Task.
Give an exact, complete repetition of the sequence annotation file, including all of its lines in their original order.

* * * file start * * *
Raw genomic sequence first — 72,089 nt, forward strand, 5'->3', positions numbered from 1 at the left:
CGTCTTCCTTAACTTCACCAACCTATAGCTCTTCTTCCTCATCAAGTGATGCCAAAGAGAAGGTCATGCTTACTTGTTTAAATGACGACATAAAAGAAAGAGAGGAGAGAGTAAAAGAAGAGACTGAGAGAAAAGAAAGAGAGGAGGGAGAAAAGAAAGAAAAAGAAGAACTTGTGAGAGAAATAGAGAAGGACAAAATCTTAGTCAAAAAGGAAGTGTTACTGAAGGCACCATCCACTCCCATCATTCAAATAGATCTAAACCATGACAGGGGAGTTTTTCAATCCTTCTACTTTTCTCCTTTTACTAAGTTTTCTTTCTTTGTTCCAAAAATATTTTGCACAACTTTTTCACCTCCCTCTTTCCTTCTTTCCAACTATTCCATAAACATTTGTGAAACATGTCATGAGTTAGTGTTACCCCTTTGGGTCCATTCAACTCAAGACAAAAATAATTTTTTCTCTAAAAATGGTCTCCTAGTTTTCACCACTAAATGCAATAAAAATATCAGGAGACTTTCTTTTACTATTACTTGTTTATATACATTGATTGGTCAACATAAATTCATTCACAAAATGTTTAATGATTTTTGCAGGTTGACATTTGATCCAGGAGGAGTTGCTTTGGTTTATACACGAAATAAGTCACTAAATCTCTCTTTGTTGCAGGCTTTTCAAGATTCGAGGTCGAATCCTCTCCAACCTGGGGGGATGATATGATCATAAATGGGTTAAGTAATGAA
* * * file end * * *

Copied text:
Raw genomic sequence first — 72,089 nt, forward strand, 5'->3', positions numbered from 1 at the left:
CGTCTTCCTTAACTTCACCAACCTATAGCTCTTCTTCCTCATCAAGTGATGCCAAAGAGAAGGTCATGCTTACTTGTTTAAATGACGACATAAAAGAAAGAGAGGAGAGAGTAAAAGAAGAGACTGAGAGAAAAGAAAGAGAGGAGGGAGAAAAGAAAGAAAAAGAAGAACTTGTGAGAGAAATAGAGAAGGACAAAATCTTAGTCAAAAAGGAAGTGTTACTGAAGGCACCATCCACTCCCATCATTCAAATAGATCTAAACCATGACAGGGGAGTTTTTCAATCCTTCTACTTTTCTCCTTTTACTAAGTTTTCTTTCTTTGTTCCAAAAATATTTTGCACAACTTTTTCACCTCCCTCTTTCCTTCTTTCCAACTATTCCATAAACATTTGTGAAACATGTCATGAGTTAGTGTTACCCCTTTGGGTCCATTCAACTCAAGACAAAAATAATTTTTTCTCTAAAAATGGTCTCCTAGTTTTCACCACTAAATGCAATAAAAATATCAGGAGACTTTCTTTTACTATTACTTGTTTATATACATTGATTGGTCAACATAAATTCATTCACAAAATGTTTAATGATTTTTGCAGGTTGACATTTGATCCAGGAGGAGTTGCTTTGGTTTATACACGAAATAAGTCACTAAATCTCTCTTTGTTGCAGGCTTTTCAAGATTCGAGGTCGAATCCTCTCCAACCTGGGGGGATGATATGATCATAAATGGGTTAAGTAATGAA